The battle sequences are, as we expect after Gladiator, truly epic. The fight sequences are better than Braveheart and better yet violence is only shown when necessary. THere's a great scene where Reynald de Chatillon stands amongst the carnage he has created. This scene shows the destruction he can create and has no remorse for his actions. The dialogue continues from the previous scene:
Guy de Lusignan Give me a war!
Reynald de Chatillon That is what I do (cuts to aftermath of carnage) I am what I am. Someone has to be.
This small segment is one of my favourite bits of the movie. It gives us an insight into Reynald's character by suggesting that he has to justify the killing to the audience. In a way he seems remorseful for being who is rather than for the actual killing.
Religion is another important aspect of this film. The film suggests that religion originally fueled the Christian crusade but now it is just an excuse for the violence. Every time the Templars charge into a skirmish they cry "God wills it!" to justify their actions. Later a Saracen says the same thing when fighting with Saladin during the defeat of Guy de Lusignan. This suggests the religions are similar and that the Saracens will head down the same path as the Christians. KJing Baldwin and Saladin are both shown to have great understanding for each others beliefs, as well as great respect. King Baldwin always preaches sense over scripture, as does Saladin to a fanatical follower. Saladin put it best when he said : "How many battles did God for us before I came, that is before God determined I should come?" The religious aspect of this film is shown throughout the film as a recurring theme. Islam is only about twice shown in a negative light while the Christians are constantly shown as corrupt and violent men. Saladin acknowledges the similarity in the religions when he places a fallen crucifix back on the altar in a Jeurusilam church.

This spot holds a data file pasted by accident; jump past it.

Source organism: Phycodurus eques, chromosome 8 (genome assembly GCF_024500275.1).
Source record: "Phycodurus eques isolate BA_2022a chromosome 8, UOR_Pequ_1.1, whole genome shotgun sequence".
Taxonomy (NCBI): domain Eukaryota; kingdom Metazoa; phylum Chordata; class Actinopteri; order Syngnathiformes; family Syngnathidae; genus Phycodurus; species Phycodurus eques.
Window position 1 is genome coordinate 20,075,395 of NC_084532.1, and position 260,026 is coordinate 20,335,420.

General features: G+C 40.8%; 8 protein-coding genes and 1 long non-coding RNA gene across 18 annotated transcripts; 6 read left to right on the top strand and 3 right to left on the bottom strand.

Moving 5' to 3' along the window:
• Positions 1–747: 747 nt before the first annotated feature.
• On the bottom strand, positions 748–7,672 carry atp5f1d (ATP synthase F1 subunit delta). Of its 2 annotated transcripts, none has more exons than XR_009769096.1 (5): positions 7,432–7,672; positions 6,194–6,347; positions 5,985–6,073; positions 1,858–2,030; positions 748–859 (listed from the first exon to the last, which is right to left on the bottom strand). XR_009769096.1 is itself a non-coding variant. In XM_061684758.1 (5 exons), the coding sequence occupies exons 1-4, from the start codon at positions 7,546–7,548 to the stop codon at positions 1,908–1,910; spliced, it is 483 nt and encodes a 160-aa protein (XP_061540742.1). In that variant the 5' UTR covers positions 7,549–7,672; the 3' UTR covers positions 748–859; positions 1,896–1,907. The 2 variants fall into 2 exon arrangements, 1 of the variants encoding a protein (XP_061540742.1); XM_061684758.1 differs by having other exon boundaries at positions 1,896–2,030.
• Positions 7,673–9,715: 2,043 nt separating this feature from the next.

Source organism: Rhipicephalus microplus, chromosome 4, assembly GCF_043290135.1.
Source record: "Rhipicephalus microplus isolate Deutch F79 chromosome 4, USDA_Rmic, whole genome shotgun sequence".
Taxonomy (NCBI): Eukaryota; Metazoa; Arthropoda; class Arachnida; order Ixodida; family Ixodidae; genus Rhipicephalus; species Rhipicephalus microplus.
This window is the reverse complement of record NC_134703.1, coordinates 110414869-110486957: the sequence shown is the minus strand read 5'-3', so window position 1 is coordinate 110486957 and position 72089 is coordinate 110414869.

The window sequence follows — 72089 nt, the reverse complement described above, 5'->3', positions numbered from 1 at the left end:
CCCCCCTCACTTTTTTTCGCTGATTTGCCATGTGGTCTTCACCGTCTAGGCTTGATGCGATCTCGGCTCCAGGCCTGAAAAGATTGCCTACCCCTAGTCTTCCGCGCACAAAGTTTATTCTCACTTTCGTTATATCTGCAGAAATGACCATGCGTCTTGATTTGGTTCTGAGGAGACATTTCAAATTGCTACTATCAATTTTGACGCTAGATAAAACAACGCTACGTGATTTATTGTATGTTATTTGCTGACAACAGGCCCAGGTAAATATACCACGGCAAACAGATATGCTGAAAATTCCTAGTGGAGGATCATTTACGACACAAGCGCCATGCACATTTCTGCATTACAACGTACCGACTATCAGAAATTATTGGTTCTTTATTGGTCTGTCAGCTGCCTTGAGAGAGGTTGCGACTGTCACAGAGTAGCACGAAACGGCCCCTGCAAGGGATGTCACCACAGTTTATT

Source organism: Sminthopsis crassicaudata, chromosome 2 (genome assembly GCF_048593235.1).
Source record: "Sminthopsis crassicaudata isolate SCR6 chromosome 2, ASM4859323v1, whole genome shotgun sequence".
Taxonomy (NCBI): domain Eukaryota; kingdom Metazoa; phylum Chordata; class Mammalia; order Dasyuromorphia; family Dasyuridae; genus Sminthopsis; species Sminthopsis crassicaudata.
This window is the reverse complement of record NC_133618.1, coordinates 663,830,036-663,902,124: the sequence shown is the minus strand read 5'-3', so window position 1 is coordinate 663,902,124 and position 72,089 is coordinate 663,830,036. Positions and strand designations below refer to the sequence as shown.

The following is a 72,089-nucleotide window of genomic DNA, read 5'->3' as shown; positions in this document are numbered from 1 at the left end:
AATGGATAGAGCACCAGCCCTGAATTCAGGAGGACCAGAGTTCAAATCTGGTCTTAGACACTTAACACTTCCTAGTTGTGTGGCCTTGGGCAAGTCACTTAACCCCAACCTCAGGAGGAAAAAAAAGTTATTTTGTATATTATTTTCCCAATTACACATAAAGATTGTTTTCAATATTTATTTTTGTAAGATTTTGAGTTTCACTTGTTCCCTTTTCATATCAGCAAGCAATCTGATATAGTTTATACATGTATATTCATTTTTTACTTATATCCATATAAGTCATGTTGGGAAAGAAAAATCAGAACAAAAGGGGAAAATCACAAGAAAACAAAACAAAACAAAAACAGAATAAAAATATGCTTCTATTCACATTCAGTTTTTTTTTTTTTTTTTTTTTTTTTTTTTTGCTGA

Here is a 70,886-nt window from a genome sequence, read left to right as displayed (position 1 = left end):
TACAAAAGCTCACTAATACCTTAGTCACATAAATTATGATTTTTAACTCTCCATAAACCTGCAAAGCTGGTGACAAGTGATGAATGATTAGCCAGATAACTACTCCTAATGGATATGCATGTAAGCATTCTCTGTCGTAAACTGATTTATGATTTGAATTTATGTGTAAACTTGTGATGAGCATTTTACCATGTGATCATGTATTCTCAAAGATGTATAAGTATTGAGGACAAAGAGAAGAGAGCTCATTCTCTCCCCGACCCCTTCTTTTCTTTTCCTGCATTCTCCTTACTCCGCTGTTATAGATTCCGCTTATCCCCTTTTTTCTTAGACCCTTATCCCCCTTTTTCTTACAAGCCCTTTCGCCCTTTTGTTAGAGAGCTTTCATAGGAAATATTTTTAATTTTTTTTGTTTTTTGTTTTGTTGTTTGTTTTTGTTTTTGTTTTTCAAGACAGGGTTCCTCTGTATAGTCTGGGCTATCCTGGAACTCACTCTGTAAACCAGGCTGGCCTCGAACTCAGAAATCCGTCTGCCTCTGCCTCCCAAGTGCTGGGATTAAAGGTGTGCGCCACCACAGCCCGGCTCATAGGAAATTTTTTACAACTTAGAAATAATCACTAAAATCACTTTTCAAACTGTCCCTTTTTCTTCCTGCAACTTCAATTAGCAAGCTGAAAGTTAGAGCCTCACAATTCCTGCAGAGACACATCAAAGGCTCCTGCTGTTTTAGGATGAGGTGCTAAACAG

A good effort by Scott, and the majority of the cast then. It makes for a decent and thought provoking watch.
Pulp Fiction (1994)
Comebacks, confirmations and class
OK the first thing one can say about this film is brilliant. 2nd thing is Tarantino is one of the great filmmakers. 3rd thing is Travolta is fantastic.
Pulp Fiction is a film where he linked stories intensely intriguing and each one offers a different kind of entertainment. The syringe, the bible passage (Ezeikiel 25;17) and the Gimp. How does one single mind think of these ideas let alone link them in a screenplay and then transfer this onto film. Each shot is cleverly composed and the shots used appropriately. The only thing that annoyed me about Tarantinos effort was how he knew he was good but wasn't sure we knew. By that I mean the use of some techniques like the steady-cam shot at Jack Rabbit Slims, i felt it was unnecessary but i got over it.
Travolta and Jackson give of so much charisma and energy its unbelievable. It's a shame Jackson never achieved this level of form again. But this performance shows what the two are capable of. Travolta acted so well he has become known as 'the Comeback Kid' (got that from Empire) and it's true that Pulp Fiction has reinvented what kind of actor he is. Thurman gives a decent effort and Bruce Willis performed better than expected, and Ving Rhames was so believable as Marcellus Wallace. Tim Roth gave a fantastic little performance, he's one of my favourite actors in all of Tarantinos works. So the cast was at its best.